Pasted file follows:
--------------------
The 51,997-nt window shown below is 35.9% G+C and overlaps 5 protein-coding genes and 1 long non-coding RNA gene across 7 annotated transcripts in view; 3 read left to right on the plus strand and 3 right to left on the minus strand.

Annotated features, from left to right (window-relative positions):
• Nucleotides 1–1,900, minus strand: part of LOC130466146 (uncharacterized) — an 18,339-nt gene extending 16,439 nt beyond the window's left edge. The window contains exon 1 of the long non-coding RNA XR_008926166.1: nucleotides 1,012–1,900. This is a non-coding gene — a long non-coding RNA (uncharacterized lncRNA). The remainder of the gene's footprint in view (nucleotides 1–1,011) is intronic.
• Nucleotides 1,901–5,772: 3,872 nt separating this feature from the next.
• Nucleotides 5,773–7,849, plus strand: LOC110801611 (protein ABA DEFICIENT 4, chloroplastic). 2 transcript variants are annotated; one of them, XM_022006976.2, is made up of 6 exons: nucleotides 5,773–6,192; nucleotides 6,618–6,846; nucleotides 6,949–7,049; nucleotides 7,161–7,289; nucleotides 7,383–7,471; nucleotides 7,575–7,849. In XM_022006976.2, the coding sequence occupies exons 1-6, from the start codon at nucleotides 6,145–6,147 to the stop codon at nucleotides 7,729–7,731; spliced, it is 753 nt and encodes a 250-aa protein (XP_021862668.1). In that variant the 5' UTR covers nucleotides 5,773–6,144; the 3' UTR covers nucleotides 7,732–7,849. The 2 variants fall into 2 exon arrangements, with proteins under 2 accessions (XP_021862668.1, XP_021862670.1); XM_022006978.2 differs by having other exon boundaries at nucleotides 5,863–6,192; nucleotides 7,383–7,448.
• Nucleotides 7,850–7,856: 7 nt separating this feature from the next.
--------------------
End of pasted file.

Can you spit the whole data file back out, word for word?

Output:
The 51,997-nt window shown below is 35.9% G+C and overlaps 5 protein-coding genes and 1 long non-coding RNA gene across 7 annotated transcripts in view; 3 read left to right on the plus strand and 3 right to left on the minus strand.

Annotated features, from left to right (window-relative positions):
• Nucleotides 1–1,900, minus strand: part of LOC130466146 (uncharacterized) — an 18,339-nt gene extending 16,439 nt beyond the window's left edge. The window contains exon 1 of the long non-coding RNA XR_008926166.1: nucleotides 1,012–1,900. This is a non-coding gene — a long non-coding RNA (uncharacterized lncRNA). The remainder of the gene's footprint in view (nucleotides 1–1,011) is intronic.
• Nucleotides 1,901–5,772: 3,872 nt separating this feature from the next.
• Nucleotides 5,773–7,849, plus strand: LOC110801611 (protein ABA DEFICIENT 4, chloroplastic). 2 transcript variants are annotated; one of them, XM_022006976.2, is made up of 6 exons: nucleotides 5,773–6,192; nucleotides 6,618–6,846; nucleotides 6,949–7,049; nucleotides 7,161–7,289; nucleotides 7,383–7,471; nucleotides 7,575–7,849. In XM_022006976.2, the coding sequence occupies exons 1-6, from the start codon at nucleotides 6,145–6,147 to the stop codon at nucleotides 7,729–7,731; spliced, it is 753 nt and encodes a 250-aa protein (XP_021862668.1). In that variant the 5' UTR covers nucleotides 5,773–6,144; the 3' UTR covers nucleotides 7,732–7,849. The 2 variants fall into 2 exon arrangements, with proteins under 2 accessions (XP_021862668.1, XP_021862670.1); XM_022006978.2 differs by having other exon boundaries at nucleotides 5,863–6,192; nucleotides 7,383–7,448.
• Nucleotides 7,850–7,856: 7 nt separating this feature from the next.